A professional investor tells us where he’d put his money. This week: Alex Barr of the Henderson Alternative Strategies Trust highlights three favourites.
“Alternatives” continue to be one of the smaller pieces of the pie chart in many end-of-year asset-allocation reports. This is an ironic anomaly given that alternative investments such as private equity or commodities are one of the oldest forms of investment and are often uncorrelated to the movements of traditional assets such as stocks or bonds. That means they can help investors diversify and dampen a portfolio’s overall volatility. We have seen many new alternative genres emerge.
Often the right strategy is to let other investors learn the hard way first. The real risks may not be the elaborate ones listed in the placing memoranda, but rather the common-sense ones. Investment processes that emphasise diligence, debate and scenario analysis should pick up on these.
We deploy our investors’ capital across a spread of strategies, and our single biggest exposure is private markets, mostly accessed through liquid or tradeable securities. This broad sector offers different shades of return profile and cash flow, but is characterised by underlying investments that are harder to research as there is little public information available about them. This can lower valuations, mitigating the risk of overpaying.
Harbourvest: a triple play on private equity
I first met the Harbourvest Global Private Equity Ltd (LSE: HVPE) team in 2010 when its initial public offering (IPO) took place. It follows a triple strategy. Firstly, it invests (via its own limited-partnership fund of funds) in other private-equity managers’ funds; these include some exceptionally tough funds to access, such as Index Ventures, which has had several unicorns (tech start-ups that reach a valuation of $1bn). Harbourvest also opts for direct co-investments (minority stakes in companies) as well as secondary investments (private-equity fund interests acquired from other investors after the fund’s original fund-raising). This strategy accounts for around a third of its portfolio, and it takes advantage of current discounted pricing for secondary positions in private-equity funds of funds.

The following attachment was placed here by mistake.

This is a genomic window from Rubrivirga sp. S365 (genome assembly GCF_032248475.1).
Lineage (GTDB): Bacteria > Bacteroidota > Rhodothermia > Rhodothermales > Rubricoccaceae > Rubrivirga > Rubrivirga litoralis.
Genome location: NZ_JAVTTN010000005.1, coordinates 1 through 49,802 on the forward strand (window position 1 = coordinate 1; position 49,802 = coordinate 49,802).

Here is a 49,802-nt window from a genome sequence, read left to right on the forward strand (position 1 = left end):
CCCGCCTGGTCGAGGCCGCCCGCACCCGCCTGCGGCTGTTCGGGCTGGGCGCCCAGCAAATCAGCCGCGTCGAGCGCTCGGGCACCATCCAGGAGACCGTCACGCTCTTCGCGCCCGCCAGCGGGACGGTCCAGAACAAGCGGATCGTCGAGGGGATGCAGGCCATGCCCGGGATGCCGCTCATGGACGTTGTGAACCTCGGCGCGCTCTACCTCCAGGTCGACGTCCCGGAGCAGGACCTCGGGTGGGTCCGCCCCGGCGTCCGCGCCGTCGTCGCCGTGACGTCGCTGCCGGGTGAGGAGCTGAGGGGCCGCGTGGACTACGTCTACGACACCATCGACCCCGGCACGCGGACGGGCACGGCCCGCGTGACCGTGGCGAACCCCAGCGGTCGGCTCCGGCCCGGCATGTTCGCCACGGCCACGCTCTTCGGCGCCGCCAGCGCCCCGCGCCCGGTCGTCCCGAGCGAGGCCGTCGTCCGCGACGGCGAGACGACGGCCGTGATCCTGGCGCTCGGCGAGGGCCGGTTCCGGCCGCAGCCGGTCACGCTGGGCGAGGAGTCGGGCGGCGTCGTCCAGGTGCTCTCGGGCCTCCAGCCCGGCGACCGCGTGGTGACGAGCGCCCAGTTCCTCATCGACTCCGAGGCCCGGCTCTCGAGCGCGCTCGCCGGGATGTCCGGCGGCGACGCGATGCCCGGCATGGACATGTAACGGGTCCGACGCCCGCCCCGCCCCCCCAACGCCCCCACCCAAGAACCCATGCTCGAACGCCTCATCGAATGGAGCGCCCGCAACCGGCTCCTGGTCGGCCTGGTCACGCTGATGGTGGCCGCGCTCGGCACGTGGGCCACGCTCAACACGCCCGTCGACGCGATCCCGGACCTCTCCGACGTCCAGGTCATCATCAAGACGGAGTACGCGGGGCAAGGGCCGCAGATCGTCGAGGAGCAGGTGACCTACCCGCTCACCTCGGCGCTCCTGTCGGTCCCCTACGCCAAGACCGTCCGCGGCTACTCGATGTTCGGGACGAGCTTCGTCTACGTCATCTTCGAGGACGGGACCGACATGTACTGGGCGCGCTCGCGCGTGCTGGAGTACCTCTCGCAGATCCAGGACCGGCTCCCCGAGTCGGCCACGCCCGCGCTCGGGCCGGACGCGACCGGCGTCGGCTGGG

Oakley Capital Investments: a short- and-long-term bet
Oakley Capital Investments Ltd (LSE: OCI) is also a listed private-equity vehicle. Our shorter-term investment rationale focuses on the positive governance steps the manager has taken to improve the wide discount at which it trades, while the recent placing of Woodford Investment Management’s full holding of Oakley has lifted a liquidity overhang which, until then, had been seen as negative and dented sentiment. Oakley’s portfolio itself (via its own limited-partnership private-equity fund range) consists of a compelling group of around 15 companies, including a holding in recently acquired Alessi, the iconic Italian homewares business.
Safeguard Scientifics: committed to cashing out
Part of the risk in investing in private equity is the mañana element: in other words, it’s a paper return until it’s sold. Safeguard Scientifics Inc. (NYSE: SFE), a US based provider of capital to (currently 15) financial services, media and technology companies, has committed to monetising its entire portfolio. This will need to be done in an orderly fashion to avoid significant discounts; management guidance indicates that another exit is to be completed in the remainder of 2019.